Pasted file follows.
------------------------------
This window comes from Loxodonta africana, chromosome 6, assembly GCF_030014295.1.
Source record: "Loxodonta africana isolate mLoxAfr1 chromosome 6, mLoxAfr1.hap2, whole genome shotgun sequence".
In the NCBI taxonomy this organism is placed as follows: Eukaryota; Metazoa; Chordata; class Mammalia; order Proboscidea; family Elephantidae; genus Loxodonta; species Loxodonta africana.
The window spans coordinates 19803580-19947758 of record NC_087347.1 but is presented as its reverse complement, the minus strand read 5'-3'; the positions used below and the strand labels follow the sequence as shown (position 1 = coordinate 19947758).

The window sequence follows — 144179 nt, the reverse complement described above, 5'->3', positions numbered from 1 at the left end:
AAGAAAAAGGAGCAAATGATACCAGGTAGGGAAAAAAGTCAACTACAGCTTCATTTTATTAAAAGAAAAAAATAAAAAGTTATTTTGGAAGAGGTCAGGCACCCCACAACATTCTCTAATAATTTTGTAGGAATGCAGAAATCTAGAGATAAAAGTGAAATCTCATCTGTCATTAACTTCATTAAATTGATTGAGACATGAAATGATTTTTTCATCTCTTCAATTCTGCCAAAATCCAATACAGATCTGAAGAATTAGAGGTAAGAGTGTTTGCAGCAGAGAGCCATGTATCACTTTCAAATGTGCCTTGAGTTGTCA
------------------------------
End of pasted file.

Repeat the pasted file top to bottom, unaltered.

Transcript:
This window comes from Loxodonta africana, chromosome 6, assembly GCF_030014295.1.
Source record: "Loxodonta africana isolate mLoxAfr1 chromosome 6, mLoxAfr1.hap2, whole genome shotgun sequence".
In the NCBI taxonomy this organism is placed as follows: Eukaryota; Metazoa; Chordata; class Mammalia; order Proboscidea; family Elephantidae; genus Loxodonta; species Loxodonta africana.
The window spans coordinates 19803580-19947758 of record NC_087347.1 but is presented as its reverse complement, the minus strand read 5'-3'; the positions used below and the strand labels follow the sequence as shown (position 1 = coordinate 19947758).

The window sequence follows — 144179 nt, the reverse complement described above, 5'->3', positions numbered from 1 at the left end:
AAGAAAAAGGAGCAAATGATACCAGGTAGGGAAAAAAGTCAACTACAGCTTCATTTTATTAAAAGAAAAAAATAAAAAGTTATTTTGGAAGAGGTCAGGCACCCCACAACATTCTCTAATAATTTTGTAGGAATGCAGAAATCTAGAGATAAAAGTGAAATCTCATCTGTCATTAACTTCATTAAATTGATTGAGACATGAAATGATTTTTTCATCTCTTCAATTCTGCCAAAATCCAATACAGATCTGAAGAATTAGAGGTAAGAGTGTTTGCAGCAGAGAGCCATGTATCACTTTCAAATGTGCCTTGAGTTGTCA